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Patients with arthritis of the thumb have a variety of treatment options. This article outlines the 5 surgical and other treatment options for patients with arthritis of the thumb.

Arthritis is a condition characterized by joint inflammation, stiffness, and pain. Arthritis can affect many joints in the body including the hips, knees, ankles, elbows and thumb. Having arthritis of the thumb severely limits the range of motion of the thumb, causing normal actions, such as grasping and pinching, to be limited. While many patients with arthritis can be treated with medication and physical therapy alone, in some cases, surgery is necessary. There are five major types of surgery for the thumb.

1. Ligament Reconstruction

Ligament reconstruction is a type of surgery that stabilizes the thumb joint by taking out a portion of the damaged ligament and replacing it with the patient’s wrist flexor tendon. This tendon helps reconnect and restore the function of the thumb with the rest of the hand.

The ideal candidates for a ligament reconstruction are patients who have no loss of cartilage (soft cushioning of the joint) and whose symptoms develop due to joint laxity. The advantage of undergoing a ligament reconstruction is that is provides significant pain relief and has been shown to prevent disease progression. The disadvantage of a ligament reconstruction is that while the surgery stabilizes the joint, it does not repair the damaged bone.

2. Ligament Reconstruction and Tendon Interposition (LRTI)

An LRTI is the most common surgery for patients with arthritis of the thumb. In an LRTI, the arthritic joint is removed and replaced with a cushioning tissue that keeps the bones separated. The ideal candidate for LRTI is a patient with moderate to severe arthritis who experiences pain or difficulty when it comes to pinching or gripping.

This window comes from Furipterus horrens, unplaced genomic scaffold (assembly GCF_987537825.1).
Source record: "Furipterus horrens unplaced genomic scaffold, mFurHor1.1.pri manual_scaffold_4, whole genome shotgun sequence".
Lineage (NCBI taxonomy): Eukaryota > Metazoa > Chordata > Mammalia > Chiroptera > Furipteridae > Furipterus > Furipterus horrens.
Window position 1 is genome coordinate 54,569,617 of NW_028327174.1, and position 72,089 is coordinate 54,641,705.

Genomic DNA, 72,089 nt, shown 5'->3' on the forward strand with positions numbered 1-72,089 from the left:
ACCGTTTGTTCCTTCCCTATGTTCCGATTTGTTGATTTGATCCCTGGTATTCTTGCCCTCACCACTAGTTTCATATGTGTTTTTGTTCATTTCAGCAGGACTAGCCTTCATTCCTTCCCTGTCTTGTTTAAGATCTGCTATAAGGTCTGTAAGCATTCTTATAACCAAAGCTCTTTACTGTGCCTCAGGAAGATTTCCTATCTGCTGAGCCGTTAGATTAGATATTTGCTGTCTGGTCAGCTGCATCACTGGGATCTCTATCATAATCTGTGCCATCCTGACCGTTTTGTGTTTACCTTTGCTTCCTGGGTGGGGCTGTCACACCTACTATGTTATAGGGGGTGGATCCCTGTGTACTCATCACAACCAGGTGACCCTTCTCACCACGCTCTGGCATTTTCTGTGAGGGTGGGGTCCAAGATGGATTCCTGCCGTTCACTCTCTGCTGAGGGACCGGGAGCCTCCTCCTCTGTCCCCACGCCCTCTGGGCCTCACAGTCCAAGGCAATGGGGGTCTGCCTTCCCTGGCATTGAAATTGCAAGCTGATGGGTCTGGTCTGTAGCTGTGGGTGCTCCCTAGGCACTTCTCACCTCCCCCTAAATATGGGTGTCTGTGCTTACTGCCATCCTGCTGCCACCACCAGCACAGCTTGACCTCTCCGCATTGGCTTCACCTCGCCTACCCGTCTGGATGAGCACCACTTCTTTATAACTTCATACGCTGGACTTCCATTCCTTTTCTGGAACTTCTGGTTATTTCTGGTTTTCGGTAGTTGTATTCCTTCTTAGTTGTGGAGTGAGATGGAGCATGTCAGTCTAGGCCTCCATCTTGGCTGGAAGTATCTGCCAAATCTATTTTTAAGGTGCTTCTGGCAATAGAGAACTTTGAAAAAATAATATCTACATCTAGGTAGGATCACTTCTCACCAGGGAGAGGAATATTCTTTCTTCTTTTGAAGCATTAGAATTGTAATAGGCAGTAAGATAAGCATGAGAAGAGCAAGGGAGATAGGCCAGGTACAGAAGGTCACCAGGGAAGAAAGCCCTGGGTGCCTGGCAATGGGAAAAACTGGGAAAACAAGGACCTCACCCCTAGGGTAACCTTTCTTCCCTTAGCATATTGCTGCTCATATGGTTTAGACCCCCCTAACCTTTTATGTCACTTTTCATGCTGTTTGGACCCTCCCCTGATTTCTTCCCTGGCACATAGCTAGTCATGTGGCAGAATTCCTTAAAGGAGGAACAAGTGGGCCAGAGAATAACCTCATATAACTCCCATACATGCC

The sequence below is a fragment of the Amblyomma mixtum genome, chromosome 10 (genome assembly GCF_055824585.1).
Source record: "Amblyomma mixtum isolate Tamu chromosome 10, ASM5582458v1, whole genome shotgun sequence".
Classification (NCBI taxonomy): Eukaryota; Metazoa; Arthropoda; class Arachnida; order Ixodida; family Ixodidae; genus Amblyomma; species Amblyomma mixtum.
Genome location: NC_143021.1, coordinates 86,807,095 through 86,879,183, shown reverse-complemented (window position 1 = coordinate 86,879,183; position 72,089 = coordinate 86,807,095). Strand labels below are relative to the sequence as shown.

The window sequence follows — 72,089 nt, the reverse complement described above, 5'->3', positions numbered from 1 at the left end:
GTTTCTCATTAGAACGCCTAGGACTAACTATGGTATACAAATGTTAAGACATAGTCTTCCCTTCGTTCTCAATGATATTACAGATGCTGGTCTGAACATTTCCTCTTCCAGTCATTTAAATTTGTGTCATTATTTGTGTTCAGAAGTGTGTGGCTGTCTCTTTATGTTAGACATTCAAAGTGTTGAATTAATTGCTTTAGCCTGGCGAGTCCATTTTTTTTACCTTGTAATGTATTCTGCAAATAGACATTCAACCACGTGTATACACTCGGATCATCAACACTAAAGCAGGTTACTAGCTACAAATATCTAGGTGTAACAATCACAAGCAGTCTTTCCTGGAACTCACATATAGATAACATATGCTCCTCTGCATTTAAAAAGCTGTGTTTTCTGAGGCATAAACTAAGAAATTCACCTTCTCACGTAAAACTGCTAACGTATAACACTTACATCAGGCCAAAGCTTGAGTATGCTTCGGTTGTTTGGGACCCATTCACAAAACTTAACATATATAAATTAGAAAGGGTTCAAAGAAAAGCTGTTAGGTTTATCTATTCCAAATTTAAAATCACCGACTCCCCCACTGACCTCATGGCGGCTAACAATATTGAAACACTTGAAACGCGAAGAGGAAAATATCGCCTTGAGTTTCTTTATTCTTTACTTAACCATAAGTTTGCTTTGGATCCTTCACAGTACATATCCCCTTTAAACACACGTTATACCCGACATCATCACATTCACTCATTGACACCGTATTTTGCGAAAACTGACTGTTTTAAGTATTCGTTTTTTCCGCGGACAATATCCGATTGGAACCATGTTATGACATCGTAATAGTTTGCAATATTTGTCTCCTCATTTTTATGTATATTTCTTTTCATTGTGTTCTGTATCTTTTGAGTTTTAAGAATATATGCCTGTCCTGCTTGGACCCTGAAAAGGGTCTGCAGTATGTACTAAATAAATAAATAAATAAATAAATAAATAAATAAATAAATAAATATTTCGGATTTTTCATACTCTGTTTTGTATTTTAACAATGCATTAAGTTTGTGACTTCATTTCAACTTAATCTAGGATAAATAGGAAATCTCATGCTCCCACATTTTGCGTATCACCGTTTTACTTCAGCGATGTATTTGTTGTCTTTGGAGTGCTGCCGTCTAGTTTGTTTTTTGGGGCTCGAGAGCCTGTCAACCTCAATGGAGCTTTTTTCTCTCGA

The advantage of LRTI is is that it eliminates the possibility of arthritis returning and the procedure has a 96 percent success rate. In fact, most patients experience complete pain relief and improved mobility, similar to that of a healthy thumb. Furthermore, these results can last at least 15 to 20 years. However, LRTI can also have a long and painful recovery and patients generally have to wear a thumb cast for at least four weeks. Patients can also experience reduced strength for pinching, causing difficulty when it comes to grasping and holding objects. Furthermore, LRTI shortens the thumb, which can lead to some issues.

3. Hematoma and Distraction Arthroplasty

This is a controversial procedure in which surgeons temporarily immobilize the thumb using a wire. Six weeks later, the wire is removed. If the friction between the joints is removed, the body can heal itself, and this is the ultimate goal of a hematoma and distraction arthroplasty.

The ideal candidates for this procedure include patients with moderate to severe arthritis who want a surgical procedure that is not very complicated. Patients tend to be older and less active and have had a failed reconstruction surgery. The advantages of this surgery are complete pain relief, improved grip strength, and improved function. Furthermore, there are less complications with the procedure in general. The disadvantages of this procedure are that patients can experience loss of pinch strength and thumb shortening.